TKA – Approach to Patellar Fracture

Factors Associated with Patellar Fractures
1. Trauma (intuitive) 5. Vascular Compromise
2. Patellar Instability 6. Increased Flexion
3. Component Design 7. Improper Patellar Resection
4. Component Malposition 8. Revision TKA

Patellar Instability
– eccentricity and magnitude of patellofemoral loads increase with patellar subluxation, thus enhancing risk of fracture.
– instability is probably a HUGE factor

Improper Patellar Resection
– too much resection, too little resection, or asymmetric resection can all increase the change of fracture
– leaving less than 15 mm of patella after the resection significantly increases the strain in it
– taking too little also overstuffs the patellofemoral joint
– asymmetric resection basically refers to the mistake of taking too much off the lateral facet – remember, it is not a symmetric wafer that you are cutting off the patella – it should be very thin on the lateral side

Vascular Compromise
– the lateral release may sacrifice the superior lateral geniculate artery supply; the medial supply is cut when you do the medial parapatellar incision, so this lateral supply is more important
– the intraosseous supply comes from a midpatellar vessel in the middle one third, then a polar supply from the fat pad distally, and a proximal supply from the quadriceps tendon
– the clinical significance of AVN is unknown – if you see it, just leave it
Component Malposition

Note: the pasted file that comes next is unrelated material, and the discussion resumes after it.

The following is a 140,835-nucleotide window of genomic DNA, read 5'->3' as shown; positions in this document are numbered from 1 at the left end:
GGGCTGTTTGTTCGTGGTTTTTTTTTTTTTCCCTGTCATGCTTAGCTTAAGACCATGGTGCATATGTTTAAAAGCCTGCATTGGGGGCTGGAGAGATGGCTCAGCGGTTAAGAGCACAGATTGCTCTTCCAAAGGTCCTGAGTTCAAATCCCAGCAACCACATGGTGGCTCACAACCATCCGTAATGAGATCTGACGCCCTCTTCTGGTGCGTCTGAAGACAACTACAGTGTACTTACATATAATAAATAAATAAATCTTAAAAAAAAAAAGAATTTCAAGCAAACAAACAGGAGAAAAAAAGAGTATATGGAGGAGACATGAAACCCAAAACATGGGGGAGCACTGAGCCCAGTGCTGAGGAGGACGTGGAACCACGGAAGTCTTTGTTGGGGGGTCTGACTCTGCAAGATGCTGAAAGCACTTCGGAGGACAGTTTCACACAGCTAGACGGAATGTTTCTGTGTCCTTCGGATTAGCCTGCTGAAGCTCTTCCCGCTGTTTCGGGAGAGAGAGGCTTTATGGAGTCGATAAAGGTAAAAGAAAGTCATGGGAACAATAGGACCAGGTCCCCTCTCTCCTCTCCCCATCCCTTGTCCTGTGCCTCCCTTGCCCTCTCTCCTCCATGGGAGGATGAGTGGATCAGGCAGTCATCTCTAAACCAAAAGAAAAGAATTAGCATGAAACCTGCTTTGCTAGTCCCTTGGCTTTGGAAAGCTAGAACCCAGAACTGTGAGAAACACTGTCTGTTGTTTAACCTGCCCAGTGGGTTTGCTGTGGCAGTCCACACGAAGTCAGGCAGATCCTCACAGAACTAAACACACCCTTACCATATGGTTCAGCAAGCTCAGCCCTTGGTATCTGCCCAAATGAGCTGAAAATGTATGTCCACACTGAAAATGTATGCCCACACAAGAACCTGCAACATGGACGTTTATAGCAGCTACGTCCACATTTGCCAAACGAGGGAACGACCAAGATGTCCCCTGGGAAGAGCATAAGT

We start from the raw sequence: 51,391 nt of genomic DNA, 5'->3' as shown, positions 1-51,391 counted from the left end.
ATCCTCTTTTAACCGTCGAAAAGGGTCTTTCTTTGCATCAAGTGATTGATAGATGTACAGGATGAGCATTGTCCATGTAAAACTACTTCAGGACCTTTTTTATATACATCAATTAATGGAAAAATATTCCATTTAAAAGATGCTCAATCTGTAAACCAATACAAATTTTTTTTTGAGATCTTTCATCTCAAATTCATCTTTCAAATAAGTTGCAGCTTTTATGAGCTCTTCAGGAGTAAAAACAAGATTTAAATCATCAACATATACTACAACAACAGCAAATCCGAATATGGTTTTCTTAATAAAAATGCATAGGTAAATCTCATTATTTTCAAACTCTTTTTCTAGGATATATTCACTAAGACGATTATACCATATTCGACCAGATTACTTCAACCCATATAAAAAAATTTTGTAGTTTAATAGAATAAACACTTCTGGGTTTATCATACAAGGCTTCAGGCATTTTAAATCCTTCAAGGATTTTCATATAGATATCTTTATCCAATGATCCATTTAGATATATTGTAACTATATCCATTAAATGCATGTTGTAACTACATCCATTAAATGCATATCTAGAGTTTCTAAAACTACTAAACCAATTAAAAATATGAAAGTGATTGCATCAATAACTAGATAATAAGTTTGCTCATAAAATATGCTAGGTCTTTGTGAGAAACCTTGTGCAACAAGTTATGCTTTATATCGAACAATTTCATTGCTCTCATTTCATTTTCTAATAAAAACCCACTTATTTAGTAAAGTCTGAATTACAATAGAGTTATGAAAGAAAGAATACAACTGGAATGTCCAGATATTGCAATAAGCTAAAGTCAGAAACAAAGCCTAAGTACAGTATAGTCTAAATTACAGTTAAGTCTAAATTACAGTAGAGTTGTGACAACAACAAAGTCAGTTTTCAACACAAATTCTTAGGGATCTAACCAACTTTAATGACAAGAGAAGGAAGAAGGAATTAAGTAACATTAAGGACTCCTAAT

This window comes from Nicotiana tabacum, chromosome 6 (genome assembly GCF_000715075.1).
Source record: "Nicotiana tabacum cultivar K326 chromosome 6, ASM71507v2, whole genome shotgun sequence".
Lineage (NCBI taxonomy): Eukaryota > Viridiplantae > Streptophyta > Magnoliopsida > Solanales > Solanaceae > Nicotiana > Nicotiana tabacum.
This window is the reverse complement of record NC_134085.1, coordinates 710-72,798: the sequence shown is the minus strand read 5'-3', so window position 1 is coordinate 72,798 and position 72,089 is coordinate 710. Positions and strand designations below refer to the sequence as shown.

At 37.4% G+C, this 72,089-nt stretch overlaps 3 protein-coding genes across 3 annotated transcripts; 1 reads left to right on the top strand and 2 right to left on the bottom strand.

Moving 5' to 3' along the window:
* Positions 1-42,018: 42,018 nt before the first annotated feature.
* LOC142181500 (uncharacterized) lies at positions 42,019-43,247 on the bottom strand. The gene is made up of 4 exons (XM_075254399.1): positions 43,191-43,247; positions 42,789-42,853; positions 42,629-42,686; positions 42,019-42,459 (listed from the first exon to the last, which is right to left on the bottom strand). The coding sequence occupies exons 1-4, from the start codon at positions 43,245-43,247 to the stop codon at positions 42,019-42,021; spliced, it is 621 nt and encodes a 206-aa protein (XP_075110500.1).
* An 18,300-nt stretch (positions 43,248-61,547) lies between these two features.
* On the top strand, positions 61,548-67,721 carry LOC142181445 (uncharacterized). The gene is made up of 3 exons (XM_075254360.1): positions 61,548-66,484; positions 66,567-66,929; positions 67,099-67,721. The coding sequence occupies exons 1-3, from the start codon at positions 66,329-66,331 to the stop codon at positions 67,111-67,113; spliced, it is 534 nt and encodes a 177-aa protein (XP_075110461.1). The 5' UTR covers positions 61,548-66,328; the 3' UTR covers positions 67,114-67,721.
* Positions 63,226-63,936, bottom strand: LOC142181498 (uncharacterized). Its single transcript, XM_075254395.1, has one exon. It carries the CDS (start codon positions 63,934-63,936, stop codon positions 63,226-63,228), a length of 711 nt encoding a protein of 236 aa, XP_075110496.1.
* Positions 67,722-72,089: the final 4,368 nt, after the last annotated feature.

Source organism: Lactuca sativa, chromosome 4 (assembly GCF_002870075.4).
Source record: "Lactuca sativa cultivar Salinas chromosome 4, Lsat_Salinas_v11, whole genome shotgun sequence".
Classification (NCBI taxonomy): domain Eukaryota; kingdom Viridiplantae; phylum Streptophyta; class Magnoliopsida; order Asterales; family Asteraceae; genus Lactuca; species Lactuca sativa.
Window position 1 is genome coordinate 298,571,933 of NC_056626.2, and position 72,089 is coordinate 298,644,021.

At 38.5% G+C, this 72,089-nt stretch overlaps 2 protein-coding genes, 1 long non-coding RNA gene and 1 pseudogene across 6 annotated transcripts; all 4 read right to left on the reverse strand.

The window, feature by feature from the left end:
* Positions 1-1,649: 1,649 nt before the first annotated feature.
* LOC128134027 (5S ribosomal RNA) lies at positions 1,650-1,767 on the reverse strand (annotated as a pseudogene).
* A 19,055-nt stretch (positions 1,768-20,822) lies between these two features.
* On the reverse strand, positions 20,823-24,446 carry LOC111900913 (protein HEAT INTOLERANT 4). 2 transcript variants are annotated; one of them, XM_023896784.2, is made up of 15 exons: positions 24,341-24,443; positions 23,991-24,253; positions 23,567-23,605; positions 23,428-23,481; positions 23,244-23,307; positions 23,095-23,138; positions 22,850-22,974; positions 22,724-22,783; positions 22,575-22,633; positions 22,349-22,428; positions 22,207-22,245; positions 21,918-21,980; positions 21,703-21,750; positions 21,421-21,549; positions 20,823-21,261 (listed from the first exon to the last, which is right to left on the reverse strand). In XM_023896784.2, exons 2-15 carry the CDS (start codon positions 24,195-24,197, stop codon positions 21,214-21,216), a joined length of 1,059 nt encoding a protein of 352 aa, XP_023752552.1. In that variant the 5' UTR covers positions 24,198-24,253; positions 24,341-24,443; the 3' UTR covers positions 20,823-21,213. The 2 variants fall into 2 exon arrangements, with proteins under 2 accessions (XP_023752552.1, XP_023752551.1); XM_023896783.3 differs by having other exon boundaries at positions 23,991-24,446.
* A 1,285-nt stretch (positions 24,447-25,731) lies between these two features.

– elevation of the joint line causes patella baja and can increase stress on the component
– lower extremity alignment, or coverage of the patella by the prosthesis
(this may all relate to patellar instability)

Increased Flexion
– patients that can flex > 95 generate high patellofemoral compressive forces


– depends on fracture pattern, location, remaining bone stock, integrity of bone-cement-component interface, and competence of extensor mechanism

If non or minimally displaced and extensor mechanism is intact – treat in a cast in extension, 6 weeks
If displaced or extensor mechanism is not intact – need to do something. Is the component stable?
– consider whether the fracture is such that you can fix it if the component is stable. Cerclage wiring or screws
– if unfixable, consider partial or complete patellectomy – may be more predictable than ORIF
– alternatively, if unfixable, consider removing the patellar component and letting the bone heal, anticipating that you might reconstruct it at a later date.

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